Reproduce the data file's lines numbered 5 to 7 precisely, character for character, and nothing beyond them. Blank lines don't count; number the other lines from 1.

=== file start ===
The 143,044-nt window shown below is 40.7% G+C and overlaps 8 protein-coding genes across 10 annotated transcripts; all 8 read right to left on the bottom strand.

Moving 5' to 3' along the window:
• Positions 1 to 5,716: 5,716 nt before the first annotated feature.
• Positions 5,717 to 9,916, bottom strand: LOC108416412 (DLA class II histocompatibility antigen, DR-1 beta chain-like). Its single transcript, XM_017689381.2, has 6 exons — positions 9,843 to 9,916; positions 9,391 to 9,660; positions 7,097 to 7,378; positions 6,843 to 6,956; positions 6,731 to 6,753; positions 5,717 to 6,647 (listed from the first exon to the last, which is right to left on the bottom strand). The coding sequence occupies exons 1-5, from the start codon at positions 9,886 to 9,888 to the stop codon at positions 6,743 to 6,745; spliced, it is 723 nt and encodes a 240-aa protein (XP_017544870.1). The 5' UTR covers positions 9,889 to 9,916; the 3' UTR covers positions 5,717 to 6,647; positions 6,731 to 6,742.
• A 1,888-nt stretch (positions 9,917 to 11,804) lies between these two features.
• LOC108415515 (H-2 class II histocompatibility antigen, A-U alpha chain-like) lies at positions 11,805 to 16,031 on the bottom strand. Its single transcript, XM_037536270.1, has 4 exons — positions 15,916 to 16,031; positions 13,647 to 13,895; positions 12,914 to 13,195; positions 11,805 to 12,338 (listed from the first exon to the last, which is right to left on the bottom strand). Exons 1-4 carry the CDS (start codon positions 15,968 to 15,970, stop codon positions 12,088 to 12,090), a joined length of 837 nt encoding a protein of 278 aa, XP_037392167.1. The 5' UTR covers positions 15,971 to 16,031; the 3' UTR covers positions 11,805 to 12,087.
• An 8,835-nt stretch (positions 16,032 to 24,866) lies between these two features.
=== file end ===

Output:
• A 1,888-nt stretch (positions 9,917 to 11,804) lies between these two features.
• LOC108415515 (H-2 class II histocompatibility antigen, A-U alpha chain-like) lies at positions 11,805 to 16,031 on the bottom strand. Its single transcript, XM_037536270.1, has 4 exons — positions 15,916 to 16,031; positions 13,647 to 13,895; positions 12,914 to 13,195; positions 11,805 to 12,338 (listed from the first exon to the last, which is right to left on the bottom strand). Exons 1-4 carry the CDS (start codon positions 15,968 to 15,970, stop codon positions 12,088 to 12,090), a joined length of 837 nt encoding a protein of 278 aa, XP_037392167.1. The 5' UTR covers positions 15,971 to 16,031; the 3' UTR covers positions 11,805 to 12,087.
• An 8,835-nt stretch (positions 16,032 to 24,866) lies between these two features.